Back in India, the unforced fecundity of the Colony cast its colonials into imperial boredom. The hookah was both aggravator and therapy — an apology for ruling by pleasure and lassitude. In European history, the hookah appears as a sinful creature in the manors of India, accompanied by a sweet fragrance wafted by the punkah of toddy leaves. In 18th century Bengal, breakfasts of cold ham, fish, rice and fruits were followed by the hookah chaperoned by brandy-pawnee while the sahibs emitted smoke in “odoriferous spicy gales; crowds of Bengallee servants in … attendance.”

According to Hickey, the sahib would have rather foregone his dinner than be deprived of his hookah. William Makepeace Thackeray’s Vanity Fair (1847-48), described as a “panoply of Victorian smokers”, also featured the hookah as an accessory of Jos Sedley, a civil servant returned from Uttar Pradesh with a hookahburdar.

No reservations

There are also several accounts of Indian, and sometimes Western and Christian, women whiling away time with hookahs. Percival Spear notes in The Nabobs (1832) that prior to the intervention of Victorian morals, 18th century European women “had no objection to the hookah, and occasionally smoked it themselves; they freely attended and enjoyed nautches.” An issue of The Calcutta Review from 1860 says: “The rage of smoking extends even to the ladies; and the highest compliment they can pay a man is to give him preference by smoking his hookah. In this case it is a point of politeness to take off a mouthpiece he is using and substitute a fresh one, which he presents to the lady with his hookah, who soon returns it.”

Johan Zoffany’s painting, The Auriol and Dashwood Families (1783-87), gives a wonderful glimpse into colonial life and interracial interactions in 1780s’ Bengal. It depicts a tea party under a jackfruit tree, with the two families, attendants and the hookahburdar. It shows how the two grand commodities of empire — tea and tobacco — bound the imperials and Indians in a relation of consuming and serving.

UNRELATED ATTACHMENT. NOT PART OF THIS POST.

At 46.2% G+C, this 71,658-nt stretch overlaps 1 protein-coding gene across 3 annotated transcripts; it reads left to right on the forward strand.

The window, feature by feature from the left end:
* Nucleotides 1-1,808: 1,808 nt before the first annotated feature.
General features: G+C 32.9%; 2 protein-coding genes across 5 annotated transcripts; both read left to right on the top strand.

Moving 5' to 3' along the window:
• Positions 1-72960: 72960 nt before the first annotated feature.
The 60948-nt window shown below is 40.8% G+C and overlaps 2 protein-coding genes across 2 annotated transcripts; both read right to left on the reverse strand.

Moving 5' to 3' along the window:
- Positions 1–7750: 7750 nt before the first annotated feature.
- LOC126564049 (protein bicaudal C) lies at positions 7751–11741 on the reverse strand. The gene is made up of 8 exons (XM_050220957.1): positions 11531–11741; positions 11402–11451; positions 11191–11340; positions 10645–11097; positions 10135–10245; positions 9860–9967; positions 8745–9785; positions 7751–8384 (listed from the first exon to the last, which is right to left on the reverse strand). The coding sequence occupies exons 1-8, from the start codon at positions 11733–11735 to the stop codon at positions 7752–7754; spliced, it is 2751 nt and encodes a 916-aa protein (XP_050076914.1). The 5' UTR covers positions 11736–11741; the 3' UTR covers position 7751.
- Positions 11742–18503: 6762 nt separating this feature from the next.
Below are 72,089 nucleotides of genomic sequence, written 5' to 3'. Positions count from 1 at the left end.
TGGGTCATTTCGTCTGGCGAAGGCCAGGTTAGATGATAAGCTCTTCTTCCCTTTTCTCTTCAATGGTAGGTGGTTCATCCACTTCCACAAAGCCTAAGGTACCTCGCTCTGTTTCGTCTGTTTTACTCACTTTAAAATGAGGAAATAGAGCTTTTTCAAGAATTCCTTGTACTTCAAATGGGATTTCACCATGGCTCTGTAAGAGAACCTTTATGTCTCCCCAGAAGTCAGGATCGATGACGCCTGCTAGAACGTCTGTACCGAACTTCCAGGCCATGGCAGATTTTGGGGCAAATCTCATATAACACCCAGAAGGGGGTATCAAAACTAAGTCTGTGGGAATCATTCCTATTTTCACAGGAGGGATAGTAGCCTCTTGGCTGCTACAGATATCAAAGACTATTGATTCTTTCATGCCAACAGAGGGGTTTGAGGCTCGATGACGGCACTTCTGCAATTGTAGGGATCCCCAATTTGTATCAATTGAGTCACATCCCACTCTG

Hookah was invented in India by Hakim Abul Fateh Geelani, a physician in the reign of Akbar, although some sources credit the Safavid dynasty of Persia with the invention. The Europeans adopted hookah-smoking from the Mughal Amirs. Akbar appeared twice a year before the public, and on each occasion he would be seen smoking a hookah that rested on the head of his elephant. When the British took over, it was this imperial utopia they intended to reinvent. Nabobery meant imitating the Mughals.

Well into the 19th century, hookahs were considered ‘delicious, and very different from the horrid, vulgar smell of common tobacco.’ By the end of the century, however, there were concerns over the expenses the hookah demanded, especially that of employing a hookahburdar. Then, as the administration changed, from Company to Crown, and cultural divide between imperials and subjects widened, hookahs slowly went out of fashion.

In London, however, it continued, in the questionable parts of the city, as in Thaddeus Sholto’s house in Arthur Conan Doyle’s The Sign of the Four (1890). Today, many parts of Central London reclaim the habit. From George Street — where the Hindoostane Coffee House was situated — to Marble Arch, the road is lined with popular and crowded hookah bars, their fashionable clientele happily ignorant of who started the fire.

The writer is author of The Purveyors of Destiny: A Cultural Biography of the Indian Railways and The Great Indian Railways.